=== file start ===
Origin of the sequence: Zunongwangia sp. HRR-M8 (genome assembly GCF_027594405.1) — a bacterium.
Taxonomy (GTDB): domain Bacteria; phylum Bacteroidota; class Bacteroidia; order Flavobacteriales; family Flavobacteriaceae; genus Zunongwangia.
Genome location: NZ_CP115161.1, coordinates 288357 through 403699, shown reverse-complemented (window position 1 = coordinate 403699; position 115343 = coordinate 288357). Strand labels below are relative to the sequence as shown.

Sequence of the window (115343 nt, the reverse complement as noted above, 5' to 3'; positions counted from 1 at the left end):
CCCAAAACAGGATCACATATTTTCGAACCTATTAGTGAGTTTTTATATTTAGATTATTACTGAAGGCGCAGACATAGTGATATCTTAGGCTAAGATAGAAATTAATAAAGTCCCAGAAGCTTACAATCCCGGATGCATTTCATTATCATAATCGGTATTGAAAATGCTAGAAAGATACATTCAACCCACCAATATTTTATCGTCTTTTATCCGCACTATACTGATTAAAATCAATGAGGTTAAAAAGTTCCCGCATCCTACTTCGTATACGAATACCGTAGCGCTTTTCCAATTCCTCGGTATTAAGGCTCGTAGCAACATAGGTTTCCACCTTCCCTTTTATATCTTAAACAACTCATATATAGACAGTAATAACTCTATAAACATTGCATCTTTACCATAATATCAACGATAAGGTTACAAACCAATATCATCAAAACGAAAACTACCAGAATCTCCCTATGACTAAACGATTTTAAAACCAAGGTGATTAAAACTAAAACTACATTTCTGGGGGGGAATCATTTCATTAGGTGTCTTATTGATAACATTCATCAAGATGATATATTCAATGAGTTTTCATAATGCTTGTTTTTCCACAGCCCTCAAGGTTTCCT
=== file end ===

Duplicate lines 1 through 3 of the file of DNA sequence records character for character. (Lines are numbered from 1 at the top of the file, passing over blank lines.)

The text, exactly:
Origin of the sequence: Zunongwangia sp. HRR-M8 (genome assembly GCF_027594405.1) — a bacterium.
Taxonomy (GTDB): domain Bacteria; phylum Bacteroidota; class Bacteroidia; order Flavobacteriales; family Flavobacteriaceae; genus Zunongwangia.
Genome location: NZ_CP115161.1, coordinates 288357 through 403699, shown reverse-complemented (window position 1 = coordinate 403699; position 115343 = coordinate 288357). Strand labels below are relative to the sequence as shown.